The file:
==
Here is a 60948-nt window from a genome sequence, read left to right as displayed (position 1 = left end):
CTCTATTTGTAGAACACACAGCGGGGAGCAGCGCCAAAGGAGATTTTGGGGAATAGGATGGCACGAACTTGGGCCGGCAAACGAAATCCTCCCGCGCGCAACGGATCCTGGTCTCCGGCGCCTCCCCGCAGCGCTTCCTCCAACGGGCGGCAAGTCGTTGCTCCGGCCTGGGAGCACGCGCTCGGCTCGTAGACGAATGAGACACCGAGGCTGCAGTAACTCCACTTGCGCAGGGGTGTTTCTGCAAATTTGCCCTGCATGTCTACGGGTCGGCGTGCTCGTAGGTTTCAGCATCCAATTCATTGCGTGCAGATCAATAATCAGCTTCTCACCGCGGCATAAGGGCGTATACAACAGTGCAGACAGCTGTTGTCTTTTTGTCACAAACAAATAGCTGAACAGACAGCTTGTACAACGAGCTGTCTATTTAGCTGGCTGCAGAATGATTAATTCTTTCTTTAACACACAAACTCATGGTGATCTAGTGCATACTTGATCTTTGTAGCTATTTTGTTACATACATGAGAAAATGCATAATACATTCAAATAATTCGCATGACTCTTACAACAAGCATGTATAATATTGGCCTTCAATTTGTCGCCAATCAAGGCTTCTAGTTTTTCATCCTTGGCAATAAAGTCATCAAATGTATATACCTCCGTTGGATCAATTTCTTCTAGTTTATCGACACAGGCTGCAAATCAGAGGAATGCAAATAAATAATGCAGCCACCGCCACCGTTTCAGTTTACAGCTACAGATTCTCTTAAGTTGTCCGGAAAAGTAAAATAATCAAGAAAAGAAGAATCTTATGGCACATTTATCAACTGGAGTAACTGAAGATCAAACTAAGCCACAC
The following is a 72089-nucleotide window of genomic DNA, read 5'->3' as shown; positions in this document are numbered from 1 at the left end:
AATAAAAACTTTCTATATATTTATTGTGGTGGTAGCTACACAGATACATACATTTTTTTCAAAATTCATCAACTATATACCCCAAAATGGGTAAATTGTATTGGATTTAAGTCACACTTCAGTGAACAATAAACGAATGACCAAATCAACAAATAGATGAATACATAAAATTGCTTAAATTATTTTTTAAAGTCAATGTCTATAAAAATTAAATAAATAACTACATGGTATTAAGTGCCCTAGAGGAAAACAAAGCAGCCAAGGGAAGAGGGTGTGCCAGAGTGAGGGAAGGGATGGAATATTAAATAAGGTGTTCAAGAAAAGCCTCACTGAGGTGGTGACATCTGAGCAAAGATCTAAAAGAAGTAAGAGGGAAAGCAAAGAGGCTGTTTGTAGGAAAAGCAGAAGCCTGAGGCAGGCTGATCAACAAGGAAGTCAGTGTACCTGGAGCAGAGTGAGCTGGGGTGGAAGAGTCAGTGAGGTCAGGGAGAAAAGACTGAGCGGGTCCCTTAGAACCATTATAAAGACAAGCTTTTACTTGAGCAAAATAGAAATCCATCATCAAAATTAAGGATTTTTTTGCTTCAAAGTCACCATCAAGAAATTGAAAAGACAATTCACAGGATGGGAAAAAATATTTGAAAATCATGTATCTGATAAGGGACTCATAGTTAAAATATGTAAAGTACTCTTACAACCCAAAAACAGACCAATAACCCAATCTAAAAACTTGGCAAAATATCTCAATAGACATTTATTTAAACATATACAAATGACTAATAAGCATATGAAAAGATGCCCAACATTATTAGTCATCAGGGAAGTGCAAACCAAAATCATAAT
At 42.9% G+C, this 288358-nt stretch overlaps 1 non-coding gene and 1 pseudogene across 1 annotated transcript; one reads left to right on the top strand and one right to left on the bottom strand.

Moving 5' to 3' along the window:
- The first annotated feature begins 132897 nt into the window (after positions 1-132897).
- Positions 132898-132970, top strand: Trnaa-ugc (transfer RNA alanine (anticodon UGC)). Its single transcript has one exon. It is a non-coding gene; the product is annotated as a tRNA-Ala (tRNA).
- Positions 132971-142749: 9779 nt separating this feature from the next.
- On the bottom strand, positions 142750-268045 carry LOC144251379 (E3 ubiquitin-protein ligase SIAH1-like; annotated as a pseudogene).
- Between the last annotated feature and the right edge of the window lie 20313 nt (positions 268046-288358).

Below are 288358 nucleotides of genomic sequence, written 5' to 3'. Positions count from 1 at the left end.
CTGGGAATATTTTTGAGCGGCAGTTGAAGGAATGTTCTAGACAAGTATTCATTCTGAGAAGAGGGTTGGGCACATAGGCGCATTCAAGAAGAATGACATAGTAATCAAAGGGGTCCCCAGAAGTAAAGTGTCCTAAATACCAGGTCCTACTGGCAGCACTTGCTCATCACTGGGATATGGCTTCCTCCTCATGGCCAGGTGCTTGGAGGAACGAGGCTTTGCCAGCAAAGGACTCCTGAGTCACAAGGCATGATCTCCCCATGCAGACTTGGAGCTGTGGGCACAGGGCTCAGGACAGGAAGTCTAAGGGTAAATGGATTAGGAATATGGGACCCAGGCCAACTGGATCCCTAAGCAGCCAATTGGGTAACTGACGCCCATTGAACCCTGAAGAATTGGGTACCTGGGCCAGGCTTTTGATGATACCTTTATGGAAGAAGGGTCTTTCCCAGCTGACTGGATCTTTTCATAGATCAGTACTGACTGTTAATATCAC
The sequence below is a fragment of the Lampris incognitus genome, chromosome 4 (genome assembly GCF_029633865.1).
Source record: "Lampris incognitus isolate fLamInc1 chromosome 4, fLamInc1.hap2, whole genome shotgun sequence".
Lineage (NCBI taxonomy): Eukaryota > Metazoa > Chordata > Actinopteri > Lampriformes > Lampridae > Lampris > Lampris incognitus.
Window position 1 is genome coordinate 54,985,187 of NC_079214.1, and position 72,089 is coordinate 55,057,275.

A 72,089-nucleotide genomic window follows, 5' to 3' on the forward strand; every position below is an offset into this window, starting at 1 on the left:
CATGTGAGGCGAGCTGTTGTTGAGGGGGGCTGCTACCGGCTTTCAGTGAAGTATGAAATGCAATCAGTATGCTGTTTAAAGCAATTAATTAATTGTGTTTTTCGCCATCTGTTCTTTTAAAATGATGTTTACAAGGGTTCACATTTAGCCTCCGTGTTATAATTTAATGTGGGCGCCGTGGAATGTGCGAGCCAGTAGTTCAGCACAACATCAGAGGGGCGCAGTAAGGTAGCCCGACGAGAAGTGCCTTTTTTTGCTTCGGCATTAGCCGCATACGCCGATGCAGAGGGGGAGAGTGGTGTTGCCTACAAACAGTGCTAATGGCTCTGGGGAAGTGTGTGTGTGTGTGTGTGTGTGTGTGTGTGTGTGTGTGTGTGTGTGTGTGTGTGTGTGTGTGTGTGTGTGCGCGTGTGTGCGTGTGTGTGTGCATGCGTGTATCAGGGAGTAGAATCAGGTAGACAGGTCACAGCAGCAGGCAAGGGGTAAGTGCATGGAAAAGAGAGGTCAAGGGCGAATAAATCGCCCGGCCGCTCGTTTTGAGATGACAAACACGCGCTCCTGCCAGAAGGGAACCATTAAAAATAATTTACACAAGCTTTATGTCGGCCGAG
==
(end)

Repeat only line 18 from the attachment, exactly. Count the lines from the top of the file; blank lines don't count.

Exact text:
A 72,089-nucleotide genomic window follows, 5' to 3' on the forward strand; every position below is an offset into this window, starting at 1 on the left: